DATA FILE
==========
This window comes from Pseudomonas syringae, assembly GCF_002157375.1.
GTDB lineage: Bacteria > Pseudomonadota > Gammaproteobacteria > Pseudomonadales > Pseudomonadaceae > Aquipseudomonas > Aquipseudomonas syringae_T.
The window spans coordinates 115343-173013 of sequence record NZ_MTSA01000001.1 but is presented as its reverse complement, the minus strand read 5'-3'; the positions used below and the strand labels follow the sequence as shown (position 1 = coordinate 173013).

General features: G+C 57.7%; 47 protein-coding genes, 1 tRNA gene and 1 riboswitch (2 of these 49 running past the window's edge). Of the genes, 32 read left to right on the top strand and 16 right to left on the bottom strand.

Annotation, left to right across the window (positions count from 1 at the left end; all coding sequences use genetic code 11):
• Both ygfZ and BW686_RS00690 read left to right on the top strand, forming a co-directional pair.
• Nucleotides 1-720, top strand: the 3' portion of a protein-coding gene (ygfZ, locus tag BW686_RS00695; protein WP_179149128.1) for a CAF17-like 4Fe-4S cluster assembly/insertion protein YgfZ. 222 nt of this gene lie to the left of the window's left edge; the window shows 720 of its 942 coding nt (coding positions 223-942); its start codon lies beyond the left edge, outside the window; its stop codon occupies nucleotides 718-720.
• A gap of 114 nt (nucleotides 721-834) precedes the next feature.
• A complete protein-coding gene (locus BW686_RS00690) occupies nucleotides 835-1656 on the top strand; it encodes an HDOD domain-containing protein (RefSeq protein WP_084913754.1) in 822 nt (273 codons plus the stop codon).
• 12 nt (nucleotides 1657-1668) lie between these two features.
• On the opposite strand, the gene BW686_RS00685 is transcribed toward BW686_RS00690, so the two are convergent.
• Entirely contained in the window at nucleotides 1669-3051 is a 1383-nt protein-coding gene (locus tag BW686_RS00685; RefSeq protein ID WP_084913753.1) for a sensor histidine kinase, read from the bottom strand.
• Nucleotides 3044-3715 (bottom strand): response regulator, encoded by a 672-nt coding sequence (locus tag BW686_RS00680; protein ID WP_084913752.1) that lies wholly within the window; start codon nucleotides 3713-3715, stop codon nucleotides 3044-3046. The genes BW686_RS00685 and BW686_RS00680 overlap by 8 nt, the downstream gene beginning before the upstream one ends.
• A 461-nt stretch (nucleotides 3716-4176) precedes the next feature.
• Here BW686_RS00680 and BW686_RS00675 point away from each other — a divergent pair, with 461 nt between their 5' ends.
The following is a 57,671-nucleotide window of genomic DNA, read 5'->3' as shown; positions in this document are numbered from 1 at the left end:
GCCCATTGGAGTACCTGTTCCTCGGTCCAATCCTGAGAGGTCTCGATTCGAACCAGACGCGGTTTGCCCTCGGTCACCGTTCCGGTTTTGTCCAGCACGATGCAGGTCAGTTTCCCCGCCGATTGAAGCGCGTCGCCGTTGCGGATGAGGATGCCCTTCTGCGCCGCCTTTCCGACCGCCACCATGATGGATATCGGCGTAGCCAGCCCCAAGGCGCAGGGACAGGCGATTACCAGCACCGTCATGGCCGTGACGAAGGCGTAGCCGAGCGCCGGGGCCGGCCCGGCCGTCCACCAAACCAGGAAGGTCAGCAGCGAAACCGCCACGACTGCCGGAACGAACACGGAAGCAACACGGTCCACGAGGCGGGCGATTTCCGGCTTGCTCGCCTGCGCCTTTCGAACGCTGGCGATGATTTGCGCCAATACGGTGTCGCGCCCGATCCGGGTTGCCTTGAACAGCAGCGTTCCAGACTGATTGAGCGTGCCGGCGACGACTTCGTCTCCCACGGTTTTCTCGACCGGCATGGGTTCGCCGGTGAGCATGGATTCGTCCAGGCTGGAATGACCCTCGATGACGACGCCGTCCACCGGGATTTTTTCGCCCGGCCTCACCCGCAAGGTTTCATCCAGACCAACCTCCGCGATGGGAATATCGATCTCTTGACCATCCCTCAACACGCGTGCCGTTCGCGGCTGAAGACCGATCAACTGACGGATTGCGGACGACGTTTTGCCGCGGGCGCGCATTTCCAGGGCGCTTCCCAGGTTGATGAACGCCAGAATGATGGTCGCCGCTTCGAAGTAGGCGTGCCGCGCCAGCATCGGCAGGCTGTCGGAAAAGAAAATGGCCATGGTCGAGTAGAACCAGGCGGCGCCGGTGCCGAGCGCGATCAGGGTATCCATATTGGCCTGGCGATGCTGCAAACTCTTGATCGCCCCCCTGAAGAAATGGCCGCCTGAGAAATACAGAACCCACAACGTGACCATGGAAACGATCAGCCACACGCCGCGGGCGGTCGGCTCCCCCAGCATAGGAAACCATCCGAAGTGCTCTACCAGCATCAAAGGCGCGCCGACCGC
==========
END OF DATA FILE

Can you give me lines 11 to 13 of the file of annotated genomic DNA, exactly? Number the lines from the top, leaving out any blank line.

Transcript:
• On the opposite strand, the gene BW686_RS00685 is transcribed toward BW686_RS00690, so the two are convergent.
• Entirely contained in the window at nucleotides 1669-3051 is a 1383-nt protein-coding gene (locus tag BW686_RS00685; RefSeq protein ID WP_084913753.1) for a sensor histidine kinase, read from the bottom strand.
• Nucleotides 3044-3715 (bottom strand): response regulator, encoded by a 672-nt coding sequence (locus tag BW686_RS00680; protein ID WP_084913752.1) that lies wholly within the window; start codon nucleotides 3713-3715, stop codon nucleotides 3044-3046. The genes BW686_RS00685 and BW686_RS00680 overlap by 8 nt, the downstream gene beginning before the upstream one ends.